Self-employed working has a number of benefits. Not having to answer to a boss is one of them, while having greater control of the work you do is another. If you are self-employed and reading this article, there’s a fair chance you will be able to add a few more benefits to that list.

But there have historically been some drawbacks to working for yourself. One of them has been difficulties in securing a mortgage.

The latest MBT Affordability Index however suggests that the gap between self-employed workers and traditional workers when securing mortgages has got very small indeed. The latest data shows that 73% of self-employed applicants are securing the mortgage they sought, compared to 75% of traditional workers.

That small gap has got us thinking – what has changed to enable more self-employed workers to get the kind of deal they are looking for? 

Here are five reasons we can think of here at Roots Mortgages.

1 – Better understanding

One of the biggest barriers to self-employed workers securing mortgages historically was a level of ignorance on the part of lenders. 

A poor understanding of how self-employed workers made their money, and a lack of knowledge regarding practices and the level of stability self-employed work can offer has prevented many workers securing the kind of mortgage they would have liked over the years.

A big factor here was proving affordability. Lenders were historically too reliant on certain ways of proving affordability, and all too often self-employed workers found it difficult to do this.

Thankfully, things have come a long way, with more and more lenders having a better understanding of how self-employment actually works. 

2 – More lenders looking to support self-employed workers

There was a time when self-employed workers were not given much time by some lenders, many of whom will have missed opportunities to provide for this type of worker.

But there has been a change in this regard, with more lenders making a greater effort to cater for self-employed workers through specific initiatives and greater flexibility.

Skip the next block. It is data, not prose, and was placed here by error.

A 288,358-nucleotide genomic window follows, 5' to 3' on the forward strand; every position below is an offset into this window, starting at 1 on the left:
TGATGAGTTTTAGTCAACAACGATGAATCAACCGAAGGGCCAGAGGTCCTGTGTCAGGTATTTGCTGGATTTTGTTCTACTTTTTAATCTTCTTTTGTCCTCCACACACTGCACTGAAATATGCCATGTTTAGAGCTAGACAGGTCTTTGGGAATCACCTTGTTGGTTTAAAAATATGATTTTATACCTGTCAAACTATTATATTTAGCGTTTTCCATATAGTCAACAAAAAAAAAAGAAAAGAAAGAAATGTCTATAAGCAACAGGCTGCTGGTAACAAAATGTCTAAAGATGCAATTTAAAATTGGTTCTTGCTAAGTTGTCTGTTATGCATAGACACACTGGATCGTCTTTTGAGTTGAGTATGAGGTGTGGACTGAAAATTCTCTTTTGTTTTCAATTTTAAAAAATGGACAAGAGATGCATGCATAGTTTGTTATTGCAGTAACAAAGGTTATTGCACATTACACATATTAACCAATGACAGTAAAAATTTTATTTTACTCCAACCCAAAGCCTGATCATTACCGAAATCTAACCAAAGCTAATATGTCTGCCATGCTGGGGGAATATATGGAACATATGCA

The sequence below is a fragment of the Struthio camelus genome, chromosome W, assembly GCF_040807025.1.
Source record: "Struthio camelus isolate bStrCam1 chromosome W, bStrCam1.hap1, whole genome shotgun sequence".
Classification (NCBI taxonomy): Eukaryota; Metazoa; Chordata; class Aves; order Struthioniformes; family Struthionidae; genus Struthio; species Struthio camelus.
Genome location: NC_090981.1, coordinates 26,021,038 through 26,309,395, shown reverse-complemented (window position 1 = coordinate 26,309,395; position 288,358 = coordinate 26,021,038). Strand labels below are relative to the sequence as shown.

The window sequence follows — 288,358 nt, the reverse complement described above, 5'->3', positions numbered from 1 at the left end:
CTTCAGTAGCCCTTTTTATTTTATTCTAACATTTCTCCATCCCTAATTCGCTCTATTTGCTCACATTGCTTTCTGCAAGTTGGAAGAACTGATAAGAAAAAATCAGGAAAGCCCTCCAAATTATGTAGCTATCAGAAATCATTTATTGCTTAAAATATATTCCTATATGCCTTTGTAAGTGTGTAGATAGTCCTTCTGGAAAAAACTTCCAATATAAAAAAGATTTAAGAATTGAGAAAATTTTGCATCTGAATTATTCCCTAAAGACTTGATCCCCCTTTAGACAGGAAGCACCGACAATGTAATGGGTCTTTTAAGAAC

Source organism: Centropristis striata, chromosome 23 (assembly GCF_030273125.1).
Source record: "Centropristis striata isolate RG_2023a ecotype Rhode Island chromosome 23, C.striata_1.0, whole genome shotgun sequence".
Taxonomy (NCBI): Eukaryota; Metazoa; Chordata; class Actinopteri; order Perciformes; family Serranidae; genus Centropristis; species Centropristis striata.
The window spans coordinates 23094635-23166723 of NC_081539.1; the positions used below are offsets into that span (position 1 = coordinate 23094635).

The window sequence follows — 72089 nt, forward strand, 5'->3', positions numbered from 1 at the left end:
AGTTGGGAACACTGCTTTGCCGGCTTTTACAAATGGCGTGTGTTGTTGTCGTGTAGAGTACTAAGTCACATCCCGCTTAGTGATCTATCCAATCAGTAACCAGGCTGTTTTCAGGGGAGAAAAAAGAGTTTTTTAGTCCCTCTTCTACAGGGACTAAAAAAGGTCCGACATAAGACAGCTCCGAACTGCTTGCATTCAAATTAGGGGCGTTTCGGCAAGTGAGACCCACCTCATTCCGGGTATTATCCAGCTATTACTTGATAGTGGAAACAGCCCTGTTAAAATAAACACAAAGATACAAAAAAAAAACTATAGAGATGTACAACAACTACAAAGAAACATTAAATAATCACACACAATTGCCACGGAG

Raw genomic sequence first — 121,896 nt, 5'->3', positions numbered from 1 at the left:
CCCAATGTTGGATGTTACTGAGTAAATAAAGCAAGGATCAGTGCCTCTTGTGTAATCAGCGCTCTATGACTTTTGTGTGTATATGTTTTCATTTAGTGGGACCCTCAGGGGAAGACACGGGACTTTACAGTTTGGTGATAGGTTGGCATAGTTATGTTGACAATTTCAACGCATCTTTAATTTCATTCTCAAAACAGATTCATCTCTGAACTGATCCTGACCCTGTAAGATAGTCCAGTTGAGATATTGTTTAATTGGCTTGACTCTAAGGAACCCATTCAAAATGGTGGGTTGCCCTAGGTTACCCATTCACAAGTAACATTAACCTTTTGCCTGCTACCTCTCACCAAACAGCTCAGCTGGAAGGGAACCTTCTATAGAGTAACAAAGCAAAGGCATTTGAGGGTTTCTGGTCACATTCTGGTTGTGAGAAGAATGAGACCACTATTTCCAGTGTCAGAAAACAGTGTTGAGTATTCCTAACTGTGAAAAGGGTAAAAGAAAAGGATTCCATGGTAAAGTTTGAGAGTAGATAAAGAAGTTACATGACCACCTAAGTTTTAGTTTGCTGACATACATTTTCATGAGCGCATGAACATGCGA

As well as traditional big lenders being more willing to enter discussions with self-employed workers, new players have entered the market and catered to this group as well.

An example is Vida Homeloans, who recently made a series of changes to their lending criteria to make life easier for contractors to secure a mortgage deal. 

3 – Changes to LTV 

LTV is an acronym you will come across regularly when seeking a mortgage, and stands for Loan To Value. This means the size of the loan that a lender is willing to offer to an applicant in relation to the overall value of a property. The higher the percentage of the LTV on offer, the lower the initial deposit needs to be, and the easier it is to secure a mortgage deal.

Unfortunately, contractors and freelancers have long faced relatively low LTV offerings from lenders. 75% has been a common figure that contractors and freelancers might hear when enquiring about LTV. But that means a large deposit would need to be put together, which has inhibited some potential buyers’ ability to move forward with their plans.

Thankfully there has been some movement in this area too, with some major lenders extending their LTV offer for self-employed workers. An example is Beverley Building Society, who has recently extended their maximum LTV to 80%

Hopefully more and more lenders will follow suit and make things easier for self-employed workers when it comes to LTV.

4 – Meeting demand

The fact of the matter is that mortgage lenders need to make money themselves. They are businesses with goals and targets, and when there’s a big potential group to tap into, such as the self-employed, it would be ill-advised to rule out making changes that could help a lender cater for them.

What’s more, the fact of the matter is that self-employed workers are resilient and determined. When they want to get on the property ladder, the vast majority will dig their heels in and try their utmost to get where they want to be. 

There is currently very high demand for mortgages, while UK movers are confident of securing a mortgage despite particular challenges such as the Bank of England’s base rate rise and the cost of living crisis.

Self-employed workers will inevitably be contributing to this. So in this context, it makes sense for lenders to do what they can to cater to all-comers, regardless of the way in which they work. 

5 – More experienced brokers

The historic issues faced by self-employed workers presented an opportunity for businesses to help offer support, guidance and answers to the challenges. 

We at Roots Mortgages firmly class ourselves in that group, having helped countless contractors and freelancers to secure the kind of mortgage deal they dream of. Our expertise has been built over time, and statistics such as those included in the latest MBT Affordability Index can be interpreted as indicative of a greater level of effectiveness and success in the work we do. 

If you are a self-employed worker keen to secure a home of your own, then using a mortgage broker can put you on the right path. Don’t think of brokers as a luxury you can’t afford to have. The fact of the matter is that brokers are the perfect accomplice to finding that ideal self-employed mortgage.